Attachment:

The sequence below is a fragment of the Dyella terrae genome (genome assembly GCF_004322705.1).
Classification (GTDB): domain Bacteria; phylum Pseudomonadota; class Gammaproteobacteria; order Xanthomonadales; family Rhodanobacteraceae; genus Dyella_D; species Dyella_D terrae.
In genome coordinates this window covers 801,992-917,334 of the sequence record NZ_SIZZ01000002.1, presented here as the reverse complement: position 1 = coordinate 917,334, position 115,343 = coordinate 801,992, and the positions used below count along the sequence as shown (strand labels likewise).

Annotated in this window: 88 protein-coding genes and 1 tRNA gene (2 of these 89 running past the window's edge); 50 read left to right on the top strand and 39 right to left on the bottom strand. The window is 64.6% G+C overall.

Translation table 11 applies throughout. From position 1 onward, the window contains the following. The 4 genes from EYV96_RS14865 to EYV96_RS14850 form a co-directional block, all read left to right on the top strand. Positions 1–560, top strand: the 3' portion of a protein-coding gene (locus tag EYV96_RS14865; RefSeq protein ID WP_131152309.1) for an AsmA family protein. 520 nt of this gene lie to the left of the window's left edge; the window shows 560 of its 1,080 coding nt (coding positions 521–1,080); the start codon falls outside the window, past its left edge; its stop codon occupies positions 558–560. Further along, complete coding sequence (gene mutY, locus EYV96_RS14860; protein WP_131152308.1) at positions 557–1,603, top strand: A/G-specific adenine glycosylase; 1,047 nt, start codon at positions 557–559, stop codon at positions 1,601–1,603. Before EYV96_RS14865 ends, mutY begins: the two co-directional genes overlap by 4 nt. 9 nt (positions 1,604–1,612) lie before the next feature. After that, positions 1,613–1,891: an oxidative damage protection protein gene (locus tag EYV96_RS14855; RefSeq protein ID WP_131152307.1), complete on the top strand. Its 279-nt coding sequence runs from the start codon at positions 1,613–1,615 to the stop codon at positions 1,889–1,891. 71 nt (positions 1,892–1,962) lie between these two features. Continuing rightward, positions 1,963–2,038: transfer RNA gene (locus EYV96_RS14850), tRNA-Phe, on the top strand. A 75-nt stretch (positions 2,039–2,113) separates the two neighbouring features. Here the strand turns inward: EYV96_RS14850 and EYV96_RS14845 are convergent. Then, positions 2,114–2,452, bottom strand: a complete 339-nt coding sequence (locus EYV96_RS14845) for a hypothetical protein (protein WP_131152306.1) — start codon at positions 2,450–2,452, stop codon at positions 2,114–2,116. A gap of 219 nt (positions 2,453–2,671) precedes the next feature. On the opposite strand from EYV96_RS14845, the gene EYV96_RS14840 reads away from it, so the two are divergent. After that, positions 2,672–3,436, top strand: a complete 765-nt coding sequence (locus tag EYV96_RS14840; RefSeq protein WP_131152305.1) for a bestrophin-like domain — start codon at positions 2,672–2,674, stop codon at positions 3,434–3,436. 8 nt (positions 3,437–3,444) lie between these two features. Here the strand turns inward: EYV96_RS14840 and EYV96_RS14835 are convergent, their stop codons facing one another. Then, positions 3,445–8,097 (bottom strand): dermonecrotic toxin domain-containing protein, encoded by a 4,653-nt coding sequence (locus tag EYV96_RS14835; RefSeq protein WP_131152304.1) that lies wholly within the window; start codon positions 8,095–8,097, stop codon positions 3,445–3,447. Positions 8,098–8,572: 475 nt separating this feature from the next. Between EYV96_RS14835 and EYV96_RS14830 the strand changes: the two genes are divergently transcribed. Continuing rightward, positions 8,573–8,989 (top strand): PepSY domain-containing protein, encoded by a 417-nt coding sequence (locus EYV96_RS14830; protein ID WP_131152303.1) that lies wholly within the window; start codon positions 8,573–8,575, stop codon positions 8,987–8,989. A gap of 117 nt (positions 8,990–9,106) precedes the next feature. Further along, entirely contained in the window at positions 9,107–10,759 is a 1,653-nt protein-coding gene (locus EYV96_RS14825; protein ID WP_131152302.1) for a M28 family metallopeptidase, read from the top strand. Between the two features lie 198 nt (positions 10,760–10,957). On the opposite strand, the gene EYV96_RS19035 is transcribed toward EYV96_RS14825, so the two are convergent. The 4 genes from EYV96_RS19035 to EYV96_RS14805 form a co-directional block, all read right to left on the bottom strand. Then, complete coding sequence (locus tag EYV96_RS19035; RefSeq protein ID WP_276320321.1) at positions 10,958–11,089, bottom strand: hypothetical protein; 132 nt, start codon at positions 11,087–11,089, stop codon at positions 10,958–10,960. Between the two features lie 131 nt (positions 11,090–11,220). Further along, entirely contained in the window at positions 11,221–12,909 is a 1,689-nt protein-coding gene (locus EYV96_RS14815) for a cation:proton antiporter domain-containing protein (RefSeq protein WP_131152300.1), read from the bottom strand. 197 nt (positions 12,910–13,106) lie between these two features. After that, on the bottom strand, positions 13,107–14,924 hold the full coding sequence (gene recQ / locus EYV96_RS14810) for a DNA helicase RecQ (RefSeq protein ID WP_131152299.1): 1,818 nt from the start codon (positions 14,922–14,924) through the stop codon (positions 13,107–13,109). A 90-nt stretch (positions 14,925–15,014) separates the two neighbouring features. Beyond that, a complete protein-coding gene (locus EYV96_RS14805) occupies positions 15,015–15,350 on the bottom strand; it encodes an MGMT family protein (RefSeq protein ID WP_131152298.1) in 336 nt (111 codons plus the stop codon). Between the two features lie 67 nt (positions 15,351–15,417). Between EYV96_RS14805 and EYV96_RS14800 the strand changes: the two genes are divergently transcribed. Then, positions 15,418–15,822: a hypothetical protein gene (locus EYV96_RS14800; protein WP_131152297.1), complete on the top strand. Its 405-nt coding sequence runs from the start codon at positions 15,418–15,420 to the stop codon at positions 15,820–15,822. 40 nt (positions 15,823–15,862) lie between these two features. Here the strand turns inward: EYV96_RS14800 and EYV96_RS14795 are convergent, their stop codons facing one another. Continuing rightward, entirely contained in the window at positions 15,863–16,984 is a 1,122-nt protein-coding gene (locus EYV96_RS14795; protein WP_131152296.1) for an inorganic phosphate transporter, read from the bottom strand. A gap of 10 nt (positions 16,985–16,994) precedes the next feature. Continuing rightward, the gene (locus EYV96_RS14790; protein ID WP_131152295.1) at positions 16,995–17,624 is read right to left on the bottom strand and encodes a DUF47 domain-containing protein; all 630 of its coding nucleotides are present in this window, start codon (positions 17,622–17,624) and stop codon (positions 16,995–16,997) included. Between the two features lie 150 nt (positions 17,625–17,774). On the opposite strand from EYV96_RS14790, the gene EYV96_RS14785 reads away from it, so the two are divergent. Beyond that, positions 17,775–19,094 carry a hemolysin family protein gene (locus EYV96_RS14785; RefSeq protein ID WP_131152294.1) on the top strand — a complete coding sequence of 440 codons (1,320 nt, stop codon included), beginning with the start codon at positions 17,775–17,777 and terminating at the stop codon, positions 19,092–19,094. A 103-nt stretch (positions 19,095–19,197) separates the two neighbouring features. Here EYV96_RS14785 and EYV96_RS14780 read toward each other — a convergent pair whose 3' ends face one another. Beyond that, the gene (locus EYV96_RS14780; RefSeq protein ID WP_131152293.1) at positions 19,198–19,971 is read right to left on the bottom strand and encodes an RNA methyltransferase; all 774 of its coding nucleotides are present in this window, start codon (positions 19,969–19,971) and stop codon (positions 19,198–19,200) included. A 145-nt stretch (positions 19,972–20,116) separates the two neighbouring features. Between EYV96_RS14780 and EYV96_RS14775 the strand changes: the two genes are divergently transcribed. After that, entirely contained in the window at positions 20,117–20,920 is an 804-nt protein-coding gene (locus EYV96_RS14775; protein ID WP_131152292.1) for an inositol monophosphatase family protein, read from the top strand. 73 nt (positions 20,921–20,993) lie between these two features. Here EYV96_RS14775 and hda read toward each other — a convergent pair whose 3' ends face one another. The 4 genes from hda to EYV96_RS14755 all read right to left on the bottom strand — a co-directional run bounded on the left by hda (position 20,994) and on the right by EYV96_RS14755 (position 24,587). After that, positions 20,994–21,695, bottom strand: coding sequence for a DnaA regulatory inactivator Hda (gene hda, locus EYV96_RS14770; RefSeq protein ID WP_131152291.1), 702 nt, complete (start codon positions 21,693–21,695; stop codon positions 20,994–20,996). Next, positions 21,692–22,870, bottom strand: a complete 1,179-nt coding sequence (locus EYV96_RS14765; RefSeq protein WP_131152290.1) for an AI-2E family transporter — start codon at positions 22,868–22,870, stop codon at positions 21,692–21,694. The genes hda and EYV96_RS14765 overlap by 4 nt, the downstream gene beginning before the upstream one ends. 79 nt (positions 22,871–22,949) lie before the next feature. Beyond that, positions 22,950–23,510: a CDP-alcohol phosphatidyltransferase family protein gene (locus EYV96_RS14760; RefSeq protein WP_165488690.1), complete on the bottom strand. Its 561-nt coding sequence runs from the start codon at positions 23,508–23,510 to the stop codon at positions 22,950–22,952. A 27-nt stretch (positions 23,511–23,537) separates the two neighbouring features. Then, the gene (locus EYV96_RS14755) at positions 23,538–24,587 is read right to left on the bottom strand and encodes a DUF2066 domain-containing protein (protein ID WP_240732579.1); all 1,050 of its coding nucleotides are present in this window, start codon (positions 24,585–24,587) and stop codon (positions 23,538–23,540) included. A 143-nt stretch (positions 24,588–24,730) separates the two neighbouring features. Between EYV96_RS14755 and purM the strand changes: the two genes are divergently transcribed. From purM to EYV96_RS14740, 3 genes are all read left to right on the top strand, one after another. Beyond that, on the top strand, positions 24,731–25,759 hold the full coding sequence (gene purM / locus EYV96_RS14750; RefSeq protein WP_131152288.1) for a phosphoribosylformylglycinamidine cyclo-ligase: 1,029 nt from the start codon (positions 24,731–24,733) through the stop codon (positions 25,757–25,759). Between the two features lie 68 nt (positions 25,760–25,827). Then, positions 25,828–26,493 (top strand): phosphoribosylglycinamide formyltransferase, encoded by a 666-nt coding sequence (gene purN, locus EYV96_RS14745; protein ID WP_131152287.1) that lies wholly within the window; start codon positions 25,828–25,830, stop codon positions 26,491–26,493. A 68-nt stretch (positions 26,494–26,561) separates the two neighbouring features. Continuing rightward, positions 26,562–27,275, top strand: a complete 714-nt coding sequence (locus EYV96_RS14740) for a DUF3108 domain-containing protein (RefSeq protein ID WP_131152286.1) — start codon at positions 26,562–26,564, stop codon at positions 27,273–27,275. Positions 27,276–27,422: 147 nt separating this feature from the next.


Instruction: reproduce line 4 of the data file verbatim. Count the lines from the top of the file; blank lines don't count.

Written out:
Annotated in this window: 88 protein-coding genes and 1 tRNA gene (2 of these 89 running past the window's edge); 50 read left to right on the top strand and 39 right to left on the bottom strand. The window is 64.6% G+C overall.